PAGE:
Don't just change the channel, change TV


What parents can do to get the best out of kids' TV By Monica Ginsburg

If you’re concerned about the impact of television on your children, stay tuned. The Federal Communications Commission (FCC) plans to review media ownership rules, which could affect the variety and quality of children’s programming. Existing ownership rules prevent a media conglomerate from owning two television networks and a newspaper from owning a television station in the same city, among other restrictions. But speculation is rife the FCC will announce in May it is abolishing that rule. The changes are seen as a step backward from the 1990s laws put in place to help regulate children’s TV and encourage the development of more quality kid’s programming.

Advocacy groups want the FCC to consider how the deregulation would affect children’s television before any rules change. They fear it will lead to less diversity, less original programming and more commercialism.

“Cable and broadcast partners already share much of the same children’s programming, and that trend is likely to continue in a deregulated industry,” says Christy Glaubke, senior associate at the research group, Children Now. “We want more and better original programming for kids, with shows that represent different images of race, class and gender. The commission appears to be moving in the opposite direction.”

The Children’s Television Act, passed in 1990, established strict rules on advertising during children’s programming. The law was strengthened in 1996 requiring networks to broadcast weekly at least three hours of “educational/informational” programs and put someone in charge of children’s programming at each station. It also set up a rating system to guide parents.

Although the act and the rules are not up for review in the current round of changes, consolidation is unlikely to be good for children’s television. More than ever, parents need to be the ones who keep their kids safe from harmful television.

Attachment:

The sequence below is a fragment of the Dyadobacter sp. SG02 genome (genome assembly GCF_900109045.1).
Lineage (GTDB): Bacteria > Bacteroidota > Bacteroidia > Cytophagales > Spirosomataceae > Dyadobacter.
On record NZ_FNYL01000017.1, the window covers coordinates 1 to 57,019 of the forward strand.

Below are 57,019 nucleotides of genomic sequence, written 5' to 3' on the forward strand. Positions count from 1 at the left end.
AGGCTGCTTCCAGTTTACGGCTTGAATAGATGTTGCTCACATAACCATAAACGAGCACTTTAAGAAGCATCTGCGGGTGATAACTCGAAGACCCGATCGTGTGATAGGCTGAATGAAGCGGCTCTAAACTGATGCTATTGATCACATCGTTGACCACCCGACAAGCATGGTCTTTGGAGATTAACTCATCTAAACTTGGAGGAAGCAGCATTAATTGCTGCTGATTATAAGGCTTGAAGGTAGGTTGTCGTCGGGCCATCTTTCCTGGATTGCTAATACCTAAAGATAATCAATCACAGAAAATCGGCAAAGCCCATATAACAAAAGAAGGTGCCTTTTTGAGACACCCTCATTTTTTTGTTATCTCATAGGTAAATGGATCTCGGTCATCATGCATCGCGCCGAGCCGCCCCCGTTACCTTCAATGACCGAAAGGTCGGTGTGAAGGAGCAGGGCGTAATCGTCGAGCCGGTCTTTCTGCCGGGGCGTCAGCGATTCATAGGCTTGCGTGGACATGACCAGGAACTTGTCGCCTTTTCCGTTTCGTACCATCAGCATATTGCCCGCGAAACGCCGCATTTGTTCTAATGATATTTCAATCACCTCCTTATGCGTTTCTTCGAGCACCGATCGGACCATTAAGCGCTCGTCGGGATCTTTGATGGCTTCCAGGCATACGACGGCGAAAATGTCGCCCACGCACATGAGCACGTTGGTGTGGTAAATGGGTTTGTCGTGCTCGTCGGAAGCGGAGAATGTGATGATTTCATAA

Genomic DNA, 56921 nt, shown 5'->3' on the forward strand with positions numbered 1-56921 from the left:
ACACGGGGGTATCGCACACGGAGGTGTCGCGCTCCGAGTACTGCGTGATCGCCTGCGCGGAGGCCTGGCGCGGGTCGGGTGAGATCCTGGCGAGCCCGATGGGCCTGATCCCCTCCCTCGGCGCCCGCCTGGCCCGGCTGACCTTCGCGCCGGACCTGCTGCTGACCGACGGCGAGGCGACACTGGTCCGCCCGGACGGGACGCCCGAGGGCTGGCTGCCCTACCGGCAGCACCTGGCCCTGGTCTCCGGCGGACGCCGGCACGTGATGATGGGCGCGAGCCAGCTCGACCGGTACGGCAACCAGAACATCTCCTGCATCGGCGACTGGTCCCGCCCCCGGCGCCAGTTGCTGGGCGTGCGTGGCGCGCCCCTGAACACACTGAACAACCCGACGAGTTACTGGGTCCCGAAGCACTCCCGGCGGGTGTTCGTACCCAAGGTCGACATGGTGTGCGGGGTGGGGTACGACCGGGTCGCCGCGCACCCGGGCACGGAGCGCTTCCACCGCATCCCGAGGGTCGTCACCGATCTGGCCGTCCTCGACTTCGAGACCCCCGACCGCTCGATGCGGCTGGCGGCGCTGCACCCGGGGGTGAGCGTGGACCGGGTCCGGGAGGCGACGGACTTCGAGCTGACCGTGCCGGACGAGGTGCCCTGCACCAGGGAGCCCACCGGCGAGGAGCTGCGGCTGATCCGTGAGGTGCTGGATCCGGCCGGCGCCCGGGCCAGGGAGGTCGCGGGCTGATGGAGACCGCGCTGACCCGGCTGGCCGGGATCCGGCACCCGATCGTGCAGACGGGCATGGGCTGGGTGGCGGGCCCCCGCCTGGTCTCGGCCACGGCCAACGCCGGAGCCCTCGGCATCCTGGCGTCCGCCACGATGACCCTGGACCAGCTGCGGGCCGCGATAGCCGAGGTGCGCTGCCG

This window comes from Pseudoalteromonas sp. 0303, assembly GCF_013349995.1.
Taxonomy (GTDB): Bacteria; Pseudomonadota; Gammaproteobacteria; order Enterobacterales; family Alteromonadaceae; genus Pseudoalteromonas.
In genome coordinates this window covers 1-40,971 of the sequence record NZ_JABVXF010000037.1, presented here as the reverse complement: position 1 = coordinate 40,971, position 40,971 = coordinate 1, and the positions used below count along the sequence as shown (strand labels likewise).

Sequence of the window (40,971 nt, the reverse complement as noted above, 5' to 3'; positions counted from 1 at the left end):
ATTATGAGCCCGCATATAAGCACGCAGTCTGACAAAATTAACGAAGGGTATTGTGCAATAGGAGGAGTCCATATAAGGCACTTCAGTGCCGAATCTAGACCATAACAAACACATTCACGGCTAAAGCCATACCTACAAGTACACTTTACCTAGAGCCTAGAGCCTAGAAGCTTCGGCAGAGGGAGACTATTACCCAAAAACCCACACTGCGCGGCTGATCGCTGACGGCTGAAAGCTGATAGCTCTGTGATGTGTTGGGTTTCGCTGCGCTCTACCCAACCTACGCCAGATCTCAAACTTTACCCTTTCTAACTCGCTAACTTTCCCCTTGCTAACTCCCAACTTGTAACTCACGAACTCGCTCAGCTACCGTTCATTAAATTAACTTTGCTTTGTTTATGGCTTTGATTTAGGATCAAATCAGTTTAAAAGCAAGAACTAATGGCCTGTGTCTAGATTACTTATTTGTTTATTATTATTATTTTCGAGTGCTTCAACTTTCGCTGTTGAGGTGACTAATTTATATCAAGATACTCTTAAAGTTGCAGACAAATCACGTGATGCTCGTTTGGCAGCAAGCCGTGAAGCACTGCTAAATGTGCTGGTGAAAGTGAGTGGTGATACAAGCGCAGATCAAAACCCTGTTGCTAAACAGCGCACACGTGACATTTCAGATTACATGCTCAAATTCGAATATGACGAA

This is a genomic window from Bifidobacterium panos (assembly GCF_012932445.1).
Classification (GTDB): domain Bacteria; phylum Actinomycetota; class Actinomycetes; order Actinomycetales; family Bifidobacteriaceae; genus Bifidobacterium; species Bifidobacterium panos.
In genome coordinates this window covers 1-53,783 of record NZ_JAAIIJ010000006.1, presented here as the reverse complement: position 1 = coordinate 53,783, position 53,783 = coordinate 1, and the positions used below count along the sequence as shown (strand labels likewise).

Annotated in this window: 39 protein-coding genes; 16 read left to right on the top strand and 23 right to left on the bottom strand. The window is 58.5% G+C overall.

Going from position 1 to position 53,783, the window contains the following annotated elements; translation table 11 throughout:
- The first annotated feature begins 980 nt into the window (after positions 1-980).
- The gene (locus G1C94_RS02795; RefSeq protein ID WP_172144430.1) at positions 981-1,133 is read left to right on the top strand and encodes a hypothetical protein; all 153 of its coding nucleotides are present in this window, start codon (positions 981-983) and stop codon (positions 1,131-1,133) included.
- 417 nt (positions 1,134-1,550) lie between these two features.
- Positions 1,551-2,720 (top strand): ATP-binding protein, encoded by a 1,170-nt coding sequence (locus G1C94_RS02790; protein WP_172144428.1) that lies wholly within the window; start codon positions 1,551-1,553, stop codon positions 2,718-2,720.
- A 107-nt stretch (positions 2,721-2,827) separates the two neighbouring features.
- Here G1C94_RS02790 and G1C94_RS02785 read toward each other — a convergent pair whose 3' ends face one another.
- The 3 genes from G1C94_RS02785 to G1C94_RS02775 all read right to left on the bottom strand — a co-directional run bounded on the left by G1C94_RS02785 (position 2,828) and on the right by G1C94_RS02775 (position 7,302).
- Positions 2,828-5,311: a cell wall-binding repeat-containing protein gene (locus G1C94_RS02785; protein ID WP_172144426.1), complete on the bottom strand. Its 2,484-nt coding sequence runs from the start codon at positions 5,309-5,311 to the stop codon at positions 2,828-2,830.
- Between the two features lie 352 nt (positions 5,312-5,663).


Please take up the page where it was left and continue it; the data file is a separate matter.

So, here are 10 ways to help you take control of TV and help your children become smart about what they watch:

Make your voice heard. Send a letter to the FCC and your congressional representatives urging them to address the impact of the proposed deregulation on children’s television. You can send an instant letter at More than 5,000 letters already have been sent from this site. “Letters are powerful,” says Glaubke. “They let the FCC know we’re paying attention.”

Turn off your TV. Too drastic a step? Try a seven-day break from television during TV-Turnoff Week, April 21-27. “After just one TV-free week, people tell us they begin to watch less television and watch more selectively,” says Frank Vespi, TV Turnoff Network’s executive director. “TV stops being a default setting for free time. Instead it becomes one choice among many.”

Learn how TV impacts children. The American Academy of Pediatrics (AAP) cautions parents about the potential for television to promote aggressive behavior and obesity in children. The AAP also stresses the influence of television on early sexual activity, drug and alcohol use and abuse, school performance and the perpetuation of ethnic stereotypes.